When parents divorce or have a suit affecting a parent-child relationship, the parties and the courts ideally work together to create the best custody and parenting plan, in the best interests of the children. Even when a parent, maybe a father, does not feel like he got his way with parenting time, he should know that things change as the children grow older. It may seem like eternities of time dads may are missing when the mother is named the primary parent. As sons and daughters grow up, they need their fathers at key points in their life when their grounding memories are made. Fathers have opportunities to play an active role in their children’s lives, every day, even if they are not the primary parent out of the gate.
Father’s rights include revisiting custody and parenting as the children grow up. The rights and duties of both parents are subject to enforcement and modification cases when necessary. A substantial change in circumstances may warrant custody or possession modification and certainly a father can be appointed the primary parent and the mother could have reasonable periods of possession.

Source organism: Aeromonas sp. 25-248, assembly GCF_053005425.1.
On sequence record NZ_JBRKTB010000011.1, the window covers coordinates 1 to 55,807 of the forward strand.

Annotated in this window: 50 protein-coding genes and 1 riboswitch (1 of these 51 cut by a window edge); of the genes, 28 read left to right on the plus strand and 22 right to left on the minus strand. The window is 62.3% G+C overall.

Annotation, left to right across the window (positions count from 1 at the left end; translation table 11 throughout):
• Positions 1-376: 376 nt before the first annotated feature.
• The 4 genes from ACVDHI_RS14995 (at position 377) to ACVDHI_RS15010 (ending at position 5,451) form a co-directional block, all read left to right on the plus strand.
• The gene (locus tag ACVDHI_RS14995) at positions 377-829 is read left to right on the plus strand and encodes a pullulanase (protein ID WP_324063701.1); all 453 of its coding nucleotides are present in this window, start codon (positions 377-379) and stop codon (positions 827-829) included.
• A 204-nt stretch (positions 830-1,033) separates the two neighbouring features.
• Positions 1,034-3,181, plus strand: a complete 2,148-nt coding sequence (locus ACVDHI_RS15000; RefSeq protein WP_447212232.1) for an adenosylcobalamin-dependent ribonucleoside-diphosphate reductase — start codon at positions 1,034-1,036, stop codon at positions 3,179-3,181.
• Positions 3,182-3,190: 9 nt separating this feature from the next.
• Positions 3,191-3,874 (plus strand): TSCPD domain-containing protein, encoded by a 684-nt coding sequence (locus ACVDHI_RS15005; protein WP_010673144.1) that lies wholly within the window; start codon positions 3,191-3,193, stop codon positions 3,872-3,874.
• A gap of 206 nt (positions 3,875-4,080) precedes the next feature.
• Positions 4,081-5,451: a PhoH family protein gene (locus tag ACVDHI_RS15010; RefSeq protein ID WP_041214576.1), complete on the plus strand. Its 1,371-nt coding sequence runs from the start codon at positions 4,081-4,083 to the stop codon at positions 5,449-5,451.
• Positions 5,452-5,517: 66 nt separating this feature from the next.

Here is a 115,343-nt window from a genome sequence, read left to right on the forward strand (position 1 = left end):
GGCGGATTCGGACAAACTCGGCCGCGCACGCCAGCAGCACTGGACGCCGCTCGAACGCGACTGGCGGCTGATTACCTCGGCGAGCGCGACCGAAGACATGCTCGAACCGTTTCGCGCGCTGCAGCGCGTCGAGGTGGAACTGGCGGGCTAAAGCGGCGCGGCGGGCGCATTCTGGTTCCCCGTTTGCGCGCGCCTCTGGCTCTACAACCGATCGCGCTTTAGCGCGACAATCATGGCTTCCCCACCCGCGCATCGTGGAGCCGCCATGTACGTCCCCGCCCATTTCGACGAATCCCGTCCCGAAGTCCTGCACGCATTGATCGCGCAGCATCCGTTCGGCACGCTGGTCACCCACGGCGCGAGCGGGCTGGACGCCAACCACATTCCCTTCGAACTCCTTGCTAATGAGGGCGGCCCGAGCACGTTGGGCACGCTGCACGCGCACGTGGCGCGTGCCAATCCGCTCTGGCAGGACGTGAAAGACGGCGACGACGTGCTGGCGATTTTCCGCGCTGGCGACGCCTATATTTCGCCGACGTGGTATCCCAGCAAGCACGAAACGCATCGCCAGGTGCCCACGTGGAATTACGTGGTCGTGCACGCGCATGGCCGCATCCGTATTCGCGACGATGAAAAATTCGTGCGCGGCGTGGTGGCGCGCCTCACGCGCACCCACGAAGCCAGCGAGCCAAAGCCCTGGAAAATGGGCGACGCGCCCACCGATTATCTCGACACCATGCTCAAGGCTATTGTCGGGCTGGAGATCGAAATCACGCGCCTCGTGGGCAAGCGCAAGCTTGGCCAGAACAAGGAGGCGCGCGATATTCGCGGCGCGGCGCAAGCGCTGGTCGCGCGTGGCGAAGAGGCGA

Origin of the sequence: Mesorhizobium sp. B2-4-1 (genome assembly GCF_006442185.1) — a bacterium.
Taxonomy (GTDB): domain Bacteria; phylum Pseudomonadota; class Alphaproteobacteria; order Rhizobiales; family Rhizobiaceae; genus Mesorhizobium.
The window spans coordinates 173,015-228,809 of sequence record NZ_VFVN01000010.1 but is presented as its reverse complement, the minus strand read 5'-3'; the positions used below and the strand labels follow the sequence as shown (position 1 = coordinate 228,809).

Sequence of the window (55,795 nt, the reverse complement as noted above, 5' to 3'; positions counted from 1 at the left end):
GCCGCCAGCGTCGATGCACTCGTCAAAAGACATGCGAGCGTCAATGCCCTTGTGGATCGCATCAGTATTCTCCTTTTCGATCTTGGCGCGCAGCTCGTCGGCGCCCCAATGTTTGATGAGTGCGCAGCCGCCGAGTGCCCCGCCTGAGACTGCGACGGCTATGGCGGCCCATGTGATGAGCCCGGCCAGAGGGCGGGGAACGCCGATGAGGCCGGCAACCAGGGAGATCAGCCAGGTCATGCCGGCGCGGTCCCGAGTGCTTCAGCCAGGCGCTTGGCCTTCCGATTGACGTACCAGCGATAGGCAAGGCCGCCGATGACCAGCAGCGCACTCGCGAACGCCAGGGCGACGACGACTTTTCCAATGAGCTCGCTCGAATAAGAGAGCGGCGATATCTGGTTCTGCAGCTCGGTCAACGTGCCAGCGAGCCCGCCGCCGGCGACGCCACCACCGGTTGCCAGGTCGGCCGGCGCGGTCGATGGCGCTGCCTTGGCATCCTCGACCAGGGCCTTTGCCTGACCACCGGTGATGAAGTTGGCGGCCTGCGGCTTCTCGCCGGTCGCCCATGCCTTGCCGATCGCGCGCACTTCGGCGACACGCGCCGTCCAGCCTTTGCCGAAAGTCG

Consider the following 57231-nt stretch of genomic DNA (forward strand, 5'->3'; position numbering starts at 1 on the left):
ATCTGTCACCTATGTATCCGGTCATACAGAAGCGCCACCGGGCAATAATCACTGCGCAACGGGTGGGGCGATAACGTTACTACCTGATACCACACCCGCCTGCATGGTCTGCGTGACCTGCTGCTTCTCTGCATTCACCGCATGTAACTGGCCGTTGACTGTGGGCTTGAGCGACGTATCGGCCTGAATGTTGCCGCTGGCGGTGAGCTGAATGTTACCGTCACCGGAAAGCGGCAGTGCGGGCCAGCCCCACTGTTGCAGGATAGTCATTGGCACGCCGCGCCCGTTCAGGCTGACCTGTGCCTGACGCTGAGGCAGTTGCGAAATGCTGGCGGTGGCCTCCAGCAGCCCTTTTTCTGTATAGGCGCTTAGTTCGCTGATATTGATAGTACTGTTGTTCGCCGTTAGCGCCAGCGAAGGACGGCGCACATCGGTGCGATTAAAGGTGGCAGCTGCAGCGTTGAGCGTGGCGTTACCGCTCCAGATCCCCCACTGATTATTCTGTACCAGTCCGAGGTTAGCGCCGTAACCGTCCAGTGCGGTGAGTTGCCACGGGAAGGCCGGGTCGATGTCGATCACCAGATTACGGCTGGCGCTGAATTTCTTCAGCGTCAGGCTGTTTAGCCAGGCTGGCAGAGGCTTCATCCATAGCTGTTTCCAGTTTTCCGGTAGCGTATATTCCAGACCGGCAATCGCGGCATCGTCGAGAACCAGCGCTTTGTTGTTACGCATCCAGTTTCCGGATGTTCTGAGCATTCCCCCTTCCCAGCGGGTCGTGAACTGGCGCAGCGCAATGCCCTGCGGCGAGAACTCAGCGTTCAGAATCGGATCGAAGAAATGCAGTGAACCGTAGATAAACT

No matter what the outcome of a divorce or custody case, we all know that our modern society is one of connectivity and whatever your family’s situation may be, fathers should be in as much contact and communication with their sons and daughters as is allowed and reasonable. The father who checks in with his kids all the time, and shows them strength, love, and support, is a father who is raising good kids.
To Talk About Father’s Rights, Call the Barrows Firm in Southlake at (817) 481-1583. Leslie, Amanda, and Everyone at the Barrows Firm Wishes You All Celebrate Father’s Rights and Father’s Day